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Peacebuilding – It’s Time to End Australia’s Neglect

11 Oct 2022
By Professor John Langmore
A scene from community discussions at the massive gathering in Pesantren Annuqqayah—one of the oldest Islamic boarding schools in the country—on how women contribute to peace in their communities. The discussions were in the lead up to the International Peace Day commemoration in Madura island, East Java, with the President of Indonesia, co-hosted by UN Women and Wahid Foundation as part of the UN Women’s new regional programme on preventing violent extremism in Asia. It is funded by the Government of Japan, and being implemented in Bangladesh and Indonesia. Source: UN Women/Ryan Brown

A necessity for coping with these conflict-ridden times is to increase capacity for peacebuilding. For Australia, those best placed to facilitate overseas peacebuilding efforts are its diplomats.

“The world has experienced disasters and conflict in the past. But the intensity and confluence of today’s challenges in an interconnected world are without precedent,” said Foreign Minister Senator Penny Wong in her eloquent, accurate national statement to the UN General Assembly. Vladimir Putin’s threats about nuclear weapons, the lags in addressing climate change, and the global pandemic are three existential challenges which justify her comment.

Australia used to have a strong record of peacebuilding in industrial relations. Conciliation and arbitration for handling industrial conflict have been operational in Australia since a few years after federation in 1900. Yet such techniques as consultation, mediation, bargaining, and the search for fair and workable compromises have not been applied with such committed intent to international relations.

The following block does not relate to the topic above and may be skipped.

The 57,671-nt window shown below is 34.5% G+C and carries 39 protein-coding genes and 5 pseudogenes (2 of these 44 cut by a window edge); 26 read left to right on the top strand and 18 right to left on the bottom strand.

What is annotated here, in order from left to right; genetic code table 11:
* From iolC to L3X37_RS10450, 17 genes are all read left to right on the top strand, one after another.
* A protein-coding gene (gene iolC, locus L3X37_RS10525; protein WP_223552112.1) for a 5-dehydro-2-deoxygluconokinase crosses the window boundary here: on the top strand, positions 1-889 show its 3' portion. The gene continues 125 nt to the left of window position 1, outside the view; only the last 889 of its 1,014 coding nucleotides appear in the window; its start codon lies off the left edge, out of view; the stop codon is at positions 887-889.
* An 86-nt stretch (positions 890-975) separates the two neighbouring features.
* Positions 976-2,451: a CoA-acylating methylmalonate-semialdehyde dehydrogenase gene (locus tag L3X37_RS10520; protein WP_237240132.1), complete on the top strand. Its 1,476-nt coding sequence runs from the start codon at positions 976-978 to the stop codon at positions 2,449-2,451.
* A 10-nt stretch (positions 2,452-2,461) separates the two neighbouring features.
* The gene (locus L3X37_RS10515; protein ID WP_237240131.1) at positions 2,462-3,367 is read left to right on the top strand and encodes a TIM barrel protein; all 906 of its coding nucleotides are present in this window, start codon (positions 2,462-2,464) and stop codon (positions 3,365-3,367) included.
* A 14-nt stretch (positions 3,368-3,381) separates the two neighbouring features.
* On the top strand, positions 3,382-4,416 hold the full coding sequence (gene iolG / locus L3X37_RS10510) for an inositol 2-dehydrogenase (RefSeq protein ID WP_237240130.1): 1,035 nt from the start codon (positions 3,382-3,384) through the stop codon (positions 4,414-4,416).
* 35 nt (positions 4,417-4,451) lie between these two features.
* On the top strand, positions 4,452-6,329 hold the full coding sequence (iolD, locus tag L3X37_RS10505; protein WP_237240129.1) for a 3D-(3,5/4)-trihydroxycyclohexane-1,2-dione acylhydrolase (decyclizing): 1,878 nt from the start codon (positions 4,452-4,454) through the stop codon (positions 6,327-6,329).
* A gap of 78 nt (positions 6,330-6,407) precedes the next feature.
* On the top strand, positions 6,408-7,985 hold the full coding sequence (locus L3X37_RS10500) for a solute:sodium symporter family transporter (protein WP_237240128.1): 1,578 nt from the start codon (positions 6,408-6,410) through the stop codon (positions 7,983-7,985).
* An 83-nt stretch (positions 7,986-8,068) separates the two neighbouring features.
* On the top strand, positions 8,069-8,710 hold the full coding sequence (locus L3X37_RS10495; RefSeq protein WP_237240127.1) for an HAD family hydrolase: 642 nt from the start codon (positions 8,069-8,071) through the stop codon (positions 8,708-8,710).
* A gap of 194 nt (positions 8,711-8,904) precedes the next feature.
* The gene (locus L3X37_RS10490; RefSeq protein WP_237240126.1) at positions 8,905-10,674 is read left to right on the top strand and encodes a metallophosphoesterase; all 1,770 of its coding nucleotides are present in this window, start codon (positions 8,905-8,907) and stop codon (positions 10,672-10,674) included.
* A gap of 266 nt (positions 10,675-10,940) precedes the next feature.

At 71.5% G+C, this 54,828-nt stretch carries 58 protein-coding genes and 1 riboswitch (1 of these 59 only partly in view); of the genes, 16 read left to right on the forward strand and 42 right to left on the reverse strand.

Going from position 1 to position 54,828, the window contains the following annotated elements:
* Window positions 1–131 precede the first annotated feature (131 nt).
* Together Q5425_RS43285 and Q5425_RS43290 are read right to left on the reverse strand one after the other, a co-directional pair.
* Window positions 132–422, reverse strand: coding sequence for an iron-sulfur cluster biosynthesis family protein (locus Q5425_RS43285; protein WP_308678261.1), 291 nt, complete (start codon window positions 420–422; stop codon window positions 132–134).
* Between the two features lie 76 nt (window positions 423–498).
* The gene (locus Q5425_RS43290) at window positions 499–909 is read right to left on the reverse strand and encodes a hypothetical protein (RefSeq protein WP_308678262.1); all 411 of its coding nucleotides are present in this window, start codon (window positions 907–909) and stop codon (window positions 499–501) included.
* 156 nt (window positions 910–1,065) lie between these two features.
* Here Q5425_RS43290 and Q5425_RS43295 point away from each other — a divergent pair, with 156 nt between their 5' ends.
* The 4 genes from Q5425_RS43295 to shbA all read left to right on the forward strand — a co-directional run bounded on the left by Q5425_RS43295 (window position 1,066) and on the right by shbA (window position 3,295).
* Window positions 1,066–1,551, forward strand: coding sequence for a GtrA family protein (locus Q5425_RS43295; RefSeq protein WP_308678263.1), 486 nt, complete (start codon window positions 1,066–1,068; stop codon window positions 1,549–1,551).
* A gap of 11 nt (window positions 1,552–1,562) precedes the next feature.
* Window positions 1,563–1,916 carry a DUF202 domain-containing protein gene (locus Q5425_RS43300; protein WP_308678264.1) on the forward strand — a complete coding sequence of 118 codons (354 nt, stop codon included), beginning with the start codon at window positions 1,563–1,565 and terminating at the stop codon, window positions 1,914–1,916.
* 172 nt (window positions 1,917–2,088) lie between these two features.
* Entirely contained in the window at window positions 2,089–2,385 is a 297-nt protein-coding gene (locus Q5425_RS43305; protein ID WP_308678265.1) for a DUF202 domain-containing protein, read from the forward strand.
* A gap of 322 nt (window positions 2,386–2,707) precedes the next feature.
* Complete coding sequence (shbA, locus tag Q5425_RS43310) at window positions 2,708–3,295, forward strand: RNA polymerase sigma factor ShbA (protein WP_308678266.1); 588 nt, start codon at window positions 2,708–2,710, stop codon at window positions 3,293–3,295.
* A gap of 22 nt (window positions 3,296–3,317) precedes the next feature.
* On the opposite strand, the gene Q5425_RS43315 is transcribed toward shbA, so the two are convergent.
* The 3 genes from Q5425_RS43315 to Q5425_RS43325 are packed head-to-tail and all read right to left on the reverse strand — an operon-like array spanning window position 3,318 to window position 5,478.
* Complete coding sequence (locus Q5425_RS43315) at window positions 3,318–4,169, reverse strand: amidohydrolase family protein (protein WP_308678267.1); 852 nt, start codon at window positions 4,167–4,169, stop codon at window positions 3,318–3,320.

The principal national peacebuilding facilitators should be Australian diplomats. Yet during the last quarter century, the share of Commonwealth expenditure allocated to diplomacy has been cut by half, leaving Australia with weaker overseas representation than all but one other G20 country. This is a demonstration of confused priorities. Military expenditure continued to prosper under the Coalition, but no attention was given to advancing diplomacy which sought to identify causes of conflicts which offer the opportunity for preventative approaches to de-escalating conflict and promoting dialogue.

The Albanese government has acknowledged this gaping hole and promised to end this neglect. The Labor Party’s National Platform says that “Labor will reverse the Coalition’s policies of eroding Australia’s diplomatic capacity … Labor will steadily improve the financing, staffing and expertise of Australia’s diplomats, enabling stronger approaches to conflict prevention, peacebuilding and multilateral participation.” The October budget is the place for this to start.

Other wealthy countries in Western Europe, North America, and Asia have evolved nongovernment organisations (NGOs) as well as public diplomacy to enhance peacebuilding capacity. Civil society organisations have greater freedom than governments to study conflict and to propose and explore means of transforming tension. They can undertake research and contribute to analysing causes of conflict, facilitate dialogue, assisting with mediation and other peacebuilding mechanisms, and train peacebuilders. Examples, from among many, include the Finish Crisis Management Group, Ottawa Dialogue linked to the University of Ottawa, and the US Institute for Peace established and partly funded by Congress.